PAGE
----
Mechanical characterization and in vivo operation of an implantable drug delivery MEMS device
Author(s)Li, Yawen, 1972-
Massachusetts Institute of Technology. Dept. of Materials Science and Engineering.
Michael J. Cima.
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The goal of this thesis was to advance an implantable drug delivery MEMS (MicroElectroMechanical Systems) device developed in our laboratory. This device was designed to locally deliver multiple substances in complex release profiles in order to maximize the effectiveness of drug therapies. It consists of an array of microreservoirs etched into a silicon substrate. Different types and dosages of drugs can be contained in these reservoirs capped by thin gold membranes. The drug release is achieved by the application of a small anodic potential on the gold membrane in a chloride containing medium (such as the body fluid). The gold membrane will corrode and disintegrate so that the drug contained within the reservoir is free to diffuse into the surrounding medium. Previous researchers have demonstrated in vitro and in vivo release of tracer molecules as well as a radiolabled chemotherapeutic agent (carmustine, or BCNU) from the device. However, systematic characterization of the mechanical and electrochemical behavior of gold membranes on the drug delivery device was necessary in order to achieve more reliable device performance and to demonstrate efficacy of BCNU delivered from the MEMS device against an experimental tumor model. A bulge test apparatus was constructed to characterize the mechanical properties of gold membranes. Uniform pressure was applied from underneath the gold membrane and the membrane deflection was measured using optical interferometry. Analyzing the deflection and pressure data allowed extraction of the elastic modulus and residual stress of the gold membrane.(cont.) Gold membranes with in-plane sizes ranging from 20 to 200pim showed lower modulus (126-168 GPa) than bulk (111) single crystal gold (189 GPa). But their yield strength (317-351 MPa) was higher than the bulk value. An in situ experimental setup was constructed to observe the electrochemical disintegration process of the gold membranes. Real time images recorded from a CCD camera showed non-uniform corrosion occurring first around the membrane edges. Bulge tests on the corroded membranes indicated a gradual loss of mechanical integrity of the gold membranes due to corrosion. The gold membrane disintegration probably occurred by a combination of membrane thinning through active dissolution and accumulation of plastic deformation due to the transient formation of a passive film on top of the gold membrane in each voltammetry cycle. Dense gold membranes with reproducible opening behavior are critical to the success of large scale in vivo studies and future commercial applications. Defects in the gold membranes led to premature leakage of BCNU, a small molecule drug. Wafers with sputtered gold membranes patterned by wet etching had a higher device yield and membrane quality than wafers with evaporated gold membranes patterned by lift off. The mechanical and electrochemical studies provided guidance to improve the operation reliability and reproducibility of the drug delivery device. In vivo release of BCNU from the drug delivery device was demonstrated in a rat flank model. Acute temporal release kinetics of 14C labeled BCNU in vivo was evaluated by analysis of the plasma 14C concentration using the accelerator mass spectrometry (AMS) technique.(cont.)The in vivo 14C labeled BCNU release profile from the activated devices was similar to that of the in vitro and subcutaneously injected controls. The time to reach a steady-state plasma 14C concentration was on the order of one hour. Efficacy of BCNU delivered from the drug delivery device was demonstrated in a 9L rat flank tumor model. Co-formulation of PEG with BCNU led to complete and rapid release of payload in vivo. The retarding effect of BCNU on the tumor growth was dose dependent in the range of 0.67 - 2 mg. BCNU delivered from activated devices seemed to be as effective as equipotent injections of BCNU against the tumor growth. This tumor effect study provided preliminary efficacy validation of the drug delivery device as well as important dosage information for further efficacy evaluation of the BCNU/IL-2 combination therapy.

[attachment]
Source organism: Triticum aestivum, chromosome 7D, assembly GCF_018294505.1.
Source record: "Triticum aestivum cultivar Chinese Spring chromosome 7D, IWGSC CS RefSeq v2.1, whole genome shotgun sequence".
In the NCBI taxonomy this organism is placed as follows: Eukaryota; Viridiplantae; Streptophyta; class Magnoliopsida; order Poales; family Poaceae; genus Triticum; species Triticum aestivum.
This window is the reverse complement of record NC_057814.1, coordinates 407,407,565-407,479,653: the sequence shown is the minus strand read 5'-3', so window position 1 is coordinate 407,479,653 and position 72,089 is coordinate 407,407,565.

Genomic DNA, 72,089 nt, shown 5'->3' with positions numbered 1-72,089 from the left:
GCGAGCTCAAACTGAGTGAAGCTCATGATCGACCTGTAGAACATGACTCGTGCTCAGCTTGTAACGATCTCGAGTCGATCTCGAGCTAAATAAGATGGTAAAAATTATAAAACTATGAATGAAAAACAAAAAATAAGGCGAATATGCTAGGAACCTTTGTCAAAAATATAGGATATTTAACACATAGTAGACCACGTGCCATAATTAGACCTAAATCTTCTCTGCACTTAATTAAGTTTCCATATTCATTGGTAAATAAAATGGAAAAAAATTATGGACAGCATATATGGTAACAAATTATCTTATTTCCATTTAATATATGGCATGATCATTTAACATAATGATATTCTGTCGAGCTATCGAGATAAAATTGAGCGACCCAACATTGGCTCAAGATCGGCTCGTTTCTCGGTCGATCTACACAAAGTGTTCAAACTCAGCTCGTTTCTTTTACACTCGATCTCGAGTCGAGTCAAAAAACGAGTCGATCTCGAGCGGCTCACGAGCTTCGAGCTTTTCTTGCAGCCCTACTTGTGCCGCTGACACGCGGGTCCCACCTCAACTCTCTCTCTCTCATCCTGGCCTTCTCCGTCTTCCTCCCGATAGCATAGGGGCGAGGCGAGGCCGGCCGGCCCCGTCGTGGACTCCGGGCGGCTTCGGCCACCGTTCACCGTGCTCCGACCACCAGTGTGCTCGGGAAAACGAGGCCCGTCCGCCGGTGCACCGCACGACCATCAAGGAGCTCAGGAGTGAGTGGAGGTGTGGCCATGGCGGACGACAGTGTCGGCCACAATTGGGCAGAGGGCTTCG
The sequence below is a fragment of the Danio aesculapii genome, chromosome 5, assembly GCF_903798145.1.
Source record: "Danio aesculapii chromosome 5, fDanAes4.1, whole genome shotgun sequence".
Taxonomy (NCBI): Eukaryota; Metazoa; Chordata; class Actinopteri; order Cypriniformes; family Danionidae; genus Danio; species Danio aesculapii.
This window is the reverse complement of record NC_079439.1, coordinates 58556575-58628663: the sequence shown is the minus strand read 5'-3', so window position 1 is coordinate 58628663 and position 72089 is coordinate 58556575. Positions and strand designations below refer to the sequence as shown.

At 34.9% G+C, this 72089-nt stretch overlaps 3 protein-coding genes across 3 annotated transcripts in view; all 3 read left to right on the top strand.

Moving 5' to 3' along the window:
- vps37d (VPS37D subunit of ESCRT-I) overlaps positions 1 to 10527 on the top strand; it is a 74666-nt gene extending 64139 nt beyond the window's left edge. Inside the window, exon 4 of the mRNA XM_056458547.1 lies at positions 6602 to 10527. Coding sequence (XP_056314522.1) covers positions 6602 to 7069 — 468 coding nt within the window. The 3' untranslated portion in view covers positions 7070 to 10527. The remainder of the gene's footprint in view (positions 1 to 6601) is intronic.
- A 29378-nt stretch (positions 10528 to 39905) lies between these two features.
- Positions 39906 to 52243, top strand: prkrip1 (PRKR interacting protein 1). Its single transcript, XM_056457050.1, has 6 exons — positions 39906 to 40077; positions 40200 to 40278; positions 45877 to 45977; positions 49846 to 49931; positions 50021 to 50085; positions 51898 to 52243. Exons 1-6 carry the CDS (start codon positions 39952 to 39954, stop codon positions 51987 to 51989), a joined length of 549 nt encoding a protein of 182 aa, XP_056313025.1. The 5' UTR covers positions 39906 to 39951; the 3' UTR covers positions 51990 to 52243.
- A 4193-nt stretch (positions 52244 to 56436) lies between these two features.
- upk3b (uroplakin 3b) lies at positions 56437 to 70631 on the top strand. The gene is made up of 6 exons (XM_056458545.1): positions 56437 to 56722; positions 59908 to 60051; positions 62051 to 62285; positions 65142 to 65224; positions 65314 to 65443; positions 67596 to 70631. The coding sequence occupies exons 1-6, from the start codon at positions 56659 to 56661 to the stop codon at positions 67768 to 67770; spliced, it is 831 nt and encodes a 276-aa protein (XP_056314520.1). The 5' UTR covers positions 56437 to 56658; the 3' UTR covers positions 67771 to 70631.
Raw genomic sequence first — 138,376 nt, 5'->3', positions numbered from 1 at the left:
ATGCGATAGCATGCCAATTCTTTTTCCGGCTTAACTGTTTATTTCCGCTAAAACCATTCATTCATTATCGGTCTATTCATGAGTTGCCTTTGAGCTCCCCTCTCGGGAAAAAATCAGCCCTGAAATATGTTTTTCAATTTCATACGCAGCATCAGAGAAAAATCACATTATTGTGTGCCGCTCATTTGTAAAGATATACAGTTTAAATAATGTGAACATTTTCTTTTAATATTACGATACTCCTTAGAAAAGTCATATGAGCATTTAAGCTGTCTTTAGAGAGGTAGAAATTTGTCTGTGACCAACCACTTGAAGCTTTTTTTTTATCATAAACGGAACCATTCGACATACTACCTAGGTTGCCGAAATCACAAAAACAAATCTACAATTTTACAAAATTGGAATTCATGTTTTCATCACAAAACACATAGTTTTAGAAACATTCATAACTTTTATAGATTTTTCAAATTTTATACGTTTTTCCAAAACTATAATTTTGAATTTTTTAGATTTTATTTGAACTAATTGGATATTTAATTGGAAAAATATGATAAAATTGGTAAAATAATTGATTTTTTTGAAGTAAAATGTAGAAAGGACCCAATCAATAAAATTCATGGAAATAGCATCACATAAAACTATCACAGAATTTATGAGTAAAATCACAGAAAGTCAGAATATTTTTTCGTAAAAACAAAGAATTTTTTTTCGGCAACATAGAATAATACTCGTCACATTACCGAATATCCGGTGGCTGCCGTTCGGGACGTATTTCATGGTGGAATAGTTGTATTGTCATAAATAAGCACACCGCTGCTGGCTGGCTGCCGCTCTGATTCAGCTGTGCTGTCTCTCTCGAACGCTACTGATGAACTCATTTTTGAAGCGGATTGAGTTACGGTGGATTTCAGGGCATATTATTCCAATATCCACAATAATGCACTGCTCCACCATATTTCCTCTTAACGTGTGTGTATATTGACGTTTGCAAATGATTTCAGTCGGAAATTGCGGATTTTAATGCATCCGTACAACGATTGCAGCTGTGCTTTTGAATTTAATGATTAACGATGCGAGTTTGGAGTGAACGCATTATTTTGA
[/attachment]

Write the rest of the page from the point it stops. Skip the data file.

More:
Thesis (Ph. D.)--Massachusetts Institute of Technology, Dept. of Materials Science and Engineering, 2005.Includes bibliographical references.
DepartmentMassachusetts Institute of Technology. Dept. of Materials Science and Engineering.; Massachusetts Institute of Technology. Department of Materials Science and Engineering
Massachusetts Institute of Technology
Materials Science and Engineering.